Anybody looking for a solid global equity income fund might want to look at Vanguard’s FTSE All-World High Dividend Yield ETF (VHYL). I say that for a couple reasons really. Firstly, it comes with the obvious advantage of sporting relatively lower costs versus actively managed funds. The ongoing charge here is 0.29% – not the cheapest passive vehicle by any means, but still very competitive compared to active equity income funds. Secondly, the inherent large-cap value tilt makes it a good fit for the site in general.
The best place to start is with the FTSE All-World High Dividend Yield Index. That is, after all, what this thing is supposed to track! Now, this index starts by taking the broader FTSE All-World Index, excluding REITs. It then ranks the constituents by forecast 12-month dividend yield, eliminating non-dividend-paying stocks in the process. This creates a list of eligible securities, of which the total market capitalisation is recorded. Stocks are then added to the index, in order of rank, until half the market capitalisation of eligible securities is reached.
Though the above may sound slightly convoluted, the net result should be an ETF that tilts towards larger dividend stocks with above-average yields. Indeed, a quick look at its top holdings neatly shows that – with well-known names including the likes of Johnson & Johnson, Procter & Gamble and food giant Nestlé. Those three make up over 5% of the fund’s current holdings as per Vanguard’s website. Some other names in the top-ten include drugmaker Pfizer, banking giant JPMorgan Chase, and American telecom firm AT&T. Total NAV stands at circa $1.1b.
As you can see, the index creation process is a bit more sophisticated than simply picking those stocks with the highest dividend yield out there. What it produces in practice is a kind of large-cap value fund. Granted, dividend yield is probably not the best way to screen for value, but it remains a crude proxy nonetheless. The fund trades at a PE ratio of 14.6 according to Vanguard, clearly much lower than the 21.6 on offer with the simple FTSE All-World ETF.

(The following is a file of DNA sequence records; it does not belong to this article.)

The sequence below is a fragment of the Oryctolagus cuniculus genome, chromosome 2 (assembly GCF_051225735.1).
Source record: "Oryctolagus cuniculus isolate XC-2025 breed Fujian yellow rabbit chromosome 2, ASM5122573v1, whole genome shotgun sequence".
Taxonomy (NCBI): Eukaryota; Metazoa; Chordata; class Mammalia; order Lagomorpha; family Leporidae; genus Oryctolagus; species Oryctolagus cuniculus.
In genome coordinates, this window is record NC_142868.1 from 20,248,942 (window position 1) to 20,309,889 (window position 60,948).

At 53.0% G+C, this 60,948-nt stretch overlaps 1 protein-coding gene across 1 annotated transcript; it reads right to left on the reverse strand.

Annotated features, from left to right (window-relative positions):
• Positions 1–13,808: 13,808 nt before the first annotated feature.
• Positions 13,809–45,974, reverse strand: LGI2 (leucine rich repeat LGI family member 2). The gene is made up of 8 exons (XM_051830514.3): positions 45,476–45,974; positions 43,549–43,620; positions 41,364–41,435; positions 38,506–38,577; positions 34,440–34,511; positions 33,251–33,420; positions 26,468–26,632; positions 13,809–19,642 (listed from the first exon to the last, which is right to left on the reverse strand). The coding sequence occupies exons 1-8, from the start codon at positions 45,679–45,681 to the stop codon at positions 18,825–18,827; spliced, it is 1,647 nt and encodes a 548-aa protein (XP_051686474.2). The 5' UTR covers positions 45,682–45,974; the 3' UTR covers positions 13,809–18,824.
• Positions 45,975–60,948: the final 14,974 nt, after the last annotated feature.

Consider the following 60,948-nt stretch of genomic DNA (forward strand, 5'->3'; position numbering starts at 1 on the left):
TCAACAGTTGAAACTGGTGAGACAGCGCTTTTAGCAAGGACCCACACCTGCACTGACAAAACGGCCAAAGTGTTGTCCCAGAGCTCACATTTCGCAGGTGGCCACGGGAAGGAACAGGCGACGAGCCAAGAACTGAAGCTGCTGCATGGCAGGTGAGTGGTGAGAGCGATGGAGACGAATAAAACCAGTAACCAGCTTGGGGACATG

There are some other things to consider here, starting with the dividend. When it launched back in mid-2013, the fund sported a NAV of $50 (£33) per unit. It has pumped out over $12.60 (£9.15) per unit in cumulative distributions since then. By its nature, it will always offer a higher dividend than the market average – with the current yield standing at around the 3.4% mark according to Vanguard.
Secondly, the fund is very diversified. It held around 1,500 stocks at last count, which is obviously way more than your average actively managed equity income fund. That said, the large-cap tilt means that the top twenty holdings account for a quarter of its assets. Around 40% of the holdings come from the US, with the rest spread across a myriad of international markets. Bear in mind that foreign currency fluctuations and the passive mandate mean that annual distributions can appear quite lumpy.
Now, value has not been a great performer in recent years. The fund’s NAV has only increased to $54.74 per share from its inception value of $50 per share. Performance in sterling is better – with the market value currently standing at £41.20 – due to exchange rate changes. Anyway, underlying total returns have barely hit mid-single-digits per annum since inception. That figure is around three points lower than the simple FTSE All-World Index ETF, just by way of comparison.
The above notwithstanding, the fund should do okay in the long run. Vanguard has the historical earnings growth of its constituents at around 7% per annum. Multiplying the average return on equity (13.7%) by the payout ratio (50%) produces roughly the same figure. All other things being equal, that means we can conservatively ascribe a high single-digit per annum number in terms of future total returns. That also makes it slightly better value than the simple All-World ETF right now.
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